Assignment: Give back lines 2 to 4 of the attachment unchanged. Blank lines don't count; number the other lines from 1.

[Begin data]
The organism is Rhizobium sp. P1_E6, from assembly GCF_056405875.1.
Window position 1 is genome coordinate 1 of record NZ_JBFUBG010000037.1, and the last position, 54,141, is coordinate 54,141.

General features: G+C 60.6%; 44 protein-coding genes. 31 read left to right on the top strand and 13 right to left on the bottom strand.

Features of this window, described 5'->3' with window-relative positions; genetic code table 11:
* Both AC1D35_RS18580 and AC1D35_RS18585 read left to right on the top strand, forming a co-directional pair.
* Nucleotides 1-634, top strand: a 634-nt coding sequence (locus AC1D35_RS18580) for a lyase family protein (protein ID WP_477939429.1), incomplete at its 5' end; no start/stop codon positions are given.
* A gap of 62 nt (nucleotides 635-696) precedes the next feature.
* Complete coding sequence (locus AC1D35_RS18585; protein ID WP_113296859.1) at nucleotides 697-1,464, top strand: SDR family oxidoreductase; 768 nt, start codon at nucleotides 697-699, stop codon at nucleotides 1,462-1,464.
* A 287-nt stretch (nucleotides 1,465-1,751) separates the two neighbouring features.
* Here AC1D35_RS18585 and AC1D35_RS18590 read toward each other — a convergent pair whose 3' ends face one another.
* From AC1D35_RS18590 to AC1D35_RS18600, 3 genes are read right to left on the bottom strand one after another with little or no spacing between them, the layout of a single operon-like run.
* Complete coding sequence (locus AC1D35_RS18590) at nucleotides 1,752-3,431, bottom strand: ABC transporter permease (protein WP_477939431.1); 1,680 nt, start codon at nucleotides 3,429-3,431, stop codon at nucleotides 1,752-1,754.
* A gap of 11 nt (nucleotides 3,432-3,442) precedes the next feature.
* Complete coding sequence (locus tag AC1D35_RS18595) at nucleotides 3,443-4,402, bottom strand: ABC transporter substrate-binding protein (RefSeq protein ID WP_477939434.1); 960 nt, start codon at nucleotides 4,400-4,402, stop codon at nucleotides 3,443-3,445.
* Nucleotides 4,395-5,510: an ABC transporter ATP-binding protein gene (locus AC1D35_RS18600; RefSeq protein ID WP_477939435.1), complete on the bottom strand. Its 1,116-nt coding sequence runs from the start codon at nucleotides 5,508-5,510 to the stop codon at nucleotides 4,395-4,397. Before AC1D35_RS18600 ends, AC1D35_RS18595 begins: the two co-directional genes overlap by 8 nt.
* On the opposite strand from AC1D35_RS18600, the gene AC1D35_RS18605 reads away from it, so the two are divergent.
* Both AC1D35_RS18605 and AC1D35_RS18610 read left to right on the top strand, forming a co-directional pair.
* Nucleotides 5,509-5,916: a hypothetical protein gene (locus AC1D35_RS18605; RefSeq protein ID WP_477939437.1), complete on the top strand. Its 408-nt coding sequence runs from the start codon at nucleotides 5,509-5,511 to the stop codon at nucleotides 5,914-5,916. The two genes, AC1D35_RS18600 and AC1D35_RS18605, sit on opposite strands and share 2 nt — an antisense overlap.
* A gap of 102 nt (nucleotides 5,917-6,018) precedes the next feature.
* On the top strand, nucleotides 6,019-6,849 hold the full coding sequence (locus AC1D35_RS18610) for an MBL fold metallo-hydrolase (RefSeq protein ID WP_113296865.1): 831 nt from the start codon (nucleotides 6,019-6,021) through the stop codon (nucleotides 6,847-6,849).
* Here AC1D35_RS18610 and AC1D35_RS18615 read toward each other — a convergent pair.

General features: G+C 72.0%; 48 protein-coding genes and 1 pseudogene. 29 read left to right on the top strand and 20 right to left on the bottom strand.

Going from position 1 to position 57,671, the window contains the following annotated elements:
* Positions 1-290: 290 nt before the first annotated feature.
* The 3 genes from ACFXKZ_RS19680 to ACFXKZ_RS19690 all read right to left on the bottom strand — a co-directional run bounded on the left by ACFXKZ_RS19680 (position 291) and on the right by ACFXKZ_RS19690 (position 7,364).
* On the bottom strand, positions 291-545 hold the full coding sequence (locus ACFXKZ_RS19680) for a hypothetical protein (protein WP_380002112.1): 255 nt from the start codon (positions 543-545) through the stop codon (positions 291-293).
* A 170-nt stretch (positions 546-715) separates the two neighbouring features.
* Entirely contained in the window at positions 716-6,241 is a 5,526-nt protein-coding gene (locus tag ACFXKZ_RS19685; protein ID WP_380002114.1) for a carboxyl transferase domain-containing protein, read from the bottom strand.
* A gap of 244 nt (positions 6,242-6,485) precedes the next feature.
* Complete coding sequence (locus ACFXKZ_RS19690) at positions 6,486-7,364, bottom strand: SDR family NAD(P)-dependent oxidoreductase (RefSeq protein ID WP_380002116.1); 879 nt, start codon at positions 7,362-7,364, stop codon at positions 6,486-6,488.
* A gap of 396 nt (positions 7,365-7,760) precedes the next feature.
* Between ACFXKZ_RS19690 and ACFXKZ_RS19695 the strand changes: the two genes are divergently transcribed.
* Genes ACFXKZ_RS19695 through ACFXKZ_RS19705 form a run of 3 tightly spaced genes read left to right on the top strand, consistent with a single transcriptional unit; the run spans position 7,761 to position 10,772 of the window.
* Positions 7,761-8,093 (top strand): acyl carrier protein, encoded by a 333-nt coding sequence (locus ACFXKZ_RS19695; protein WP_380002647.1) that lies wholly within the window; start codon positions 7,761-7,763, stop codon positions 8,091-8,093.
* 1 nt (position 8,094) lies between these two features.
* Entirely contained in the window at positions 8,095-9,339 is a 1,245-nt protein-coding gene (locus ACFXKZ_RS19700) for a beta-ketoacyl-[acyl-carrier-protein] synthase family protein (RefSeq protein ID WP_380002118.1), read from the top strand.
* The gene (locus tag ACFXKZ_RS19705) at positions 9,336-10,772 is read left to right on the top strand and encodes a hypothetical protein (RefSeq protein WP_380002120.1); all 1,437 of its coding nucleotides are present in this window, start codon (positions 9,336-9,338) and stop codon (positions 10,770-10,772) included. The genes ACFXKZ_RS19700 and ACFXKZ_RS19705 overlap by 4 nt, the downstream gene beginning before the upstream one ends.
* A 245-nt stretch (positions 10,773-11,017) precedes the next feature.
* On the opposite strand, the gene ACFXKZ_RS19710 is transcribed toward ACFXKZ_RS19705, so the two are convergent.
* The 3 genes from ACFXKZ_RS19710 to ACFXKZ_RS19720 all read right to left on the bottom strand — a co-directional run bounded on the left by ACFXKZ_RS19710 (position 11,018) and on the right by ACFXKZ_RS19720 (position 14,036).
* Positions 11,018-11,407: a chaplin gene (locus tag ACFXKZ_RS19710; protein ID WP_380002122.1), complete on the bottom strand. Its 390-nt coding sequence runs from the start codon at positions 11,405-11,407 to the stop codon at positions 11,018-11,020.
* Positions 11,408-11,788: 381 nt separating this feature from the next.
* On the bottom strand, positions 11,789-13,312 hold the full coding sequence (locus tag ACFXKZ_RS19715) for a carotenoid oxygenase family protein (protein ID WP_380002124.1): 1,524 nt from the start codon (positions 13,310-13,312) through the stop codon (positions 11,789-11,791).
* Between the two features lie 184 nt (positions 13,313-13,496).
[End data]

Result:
Window position 1 is genome coordinate 1 of record NZ_JBFUBG010000037.1, and the last position, 54,141, is coordinate 54,141.

General features: G+C 60.6%; 44 protein-coding genes. 31 read left to right on the top strand and 13 right to left on the bottom strand.

Features of this window, described 5'->3' with window-relative positions; genetic code table 11: